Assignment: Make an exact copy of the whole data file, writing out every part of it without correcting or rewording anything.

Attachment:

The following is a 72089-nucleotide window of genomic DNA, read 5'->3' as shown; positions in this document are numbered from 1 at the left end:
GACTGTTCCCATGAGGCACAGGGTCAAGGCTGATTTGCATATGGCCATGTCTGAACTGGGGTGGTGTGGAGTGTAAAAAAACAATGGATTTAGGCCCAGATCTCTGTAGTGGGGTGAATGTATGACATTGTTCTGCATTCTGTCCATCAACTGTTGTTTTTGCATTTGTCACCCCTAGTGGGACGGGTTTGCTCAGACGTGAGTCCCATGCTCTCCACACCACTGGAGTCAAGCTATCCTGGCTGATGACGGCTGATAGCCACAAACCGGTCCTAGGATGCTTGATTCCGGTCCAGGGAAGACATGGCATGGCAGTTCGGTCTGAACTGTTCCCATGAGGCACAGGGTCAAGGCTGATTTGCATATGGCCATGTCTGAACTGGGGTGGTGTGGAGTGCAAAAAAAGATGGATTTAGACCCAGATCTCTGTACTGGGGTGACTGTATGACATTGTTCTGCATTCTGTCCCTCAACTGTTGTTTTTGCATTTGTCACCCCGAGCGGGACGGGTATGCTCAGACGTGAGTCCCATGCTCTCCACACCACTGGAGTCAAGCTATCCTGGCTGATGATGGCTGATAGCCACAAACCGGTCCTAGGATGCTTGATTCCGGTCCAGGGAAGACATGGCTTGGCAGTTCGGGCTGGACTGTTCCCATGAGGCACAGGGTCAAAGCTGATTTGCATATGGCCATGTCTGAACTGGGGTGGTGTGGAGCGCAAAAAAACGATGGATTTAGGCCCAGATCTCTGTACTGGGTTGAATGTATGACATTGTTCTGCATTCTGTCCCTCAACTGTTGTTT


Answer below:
The following is a 72089-nucleotide window of genomic DNA, read 5'->3' as shown; positions in this document are numbered from 1 at the left end:
GACTGTTCCCATGAGGCACAGGGTCAAGGCTGATTTGCATATGGCCATGTCTGAACTGGGGTGGTGTGGAGTGTAAAAAAACAATGGATTTAGGCCCAGATCTCTGTAGTGGGGTGAATGTATGACATTGTTCTGCATTCTGTCCATCAACTGTTGTTTTTGCATTTGTCACCCCTAGTGGGACGGGTTTGCTCAGACGTGAGTCCCATGCTCTCCACACCACTGGAGTCAAGCTATCCTGGCTGATGACGGCTGATAGCCACAAACCGGTCCTAGGATGCTTGATTCCGGTCCAGGGAAGACATGGCATGGCAGTTCGGTCTGAACTGTTCCCATGAGGCACAGGGTCAAGGCTGATTTGCATATGGCCATGTCTGAACTGGGGTGGTGTGGAGTGCAAAAAAAGATGGATTTAGACCCAGATCTCTGTACTGGGGTGACTGTATGACATTGTTCTGCATTCTGTCCCTCAACTGTTGTTTTTGCATTTGTCACCCCGAGCGGGACGGGTATGCTCAGACGTGAGTCCCATGCTCTCCACACCACTGGAGTCAAGCTATCCTGGCTGATGATGGCTGATAGCCACAAACCGGTCCTAGGATGCTTGATTCCGGTCCAGGGAAGACATGGCTTGGCAGTTCGGGCTGGACTGTTCCCATGAGGCACAGGGTCAAAGCTGATTTGCATATGGCCATGTCTGAACTGGGGTGGTGTGGAGCGCAAAAAAACGATGGATTTAGGCCCAGATCTCTGTACTGGGTTGAATGTATGACATTGTTCTGCATTCTGTCCCTCAACTGTTGTTT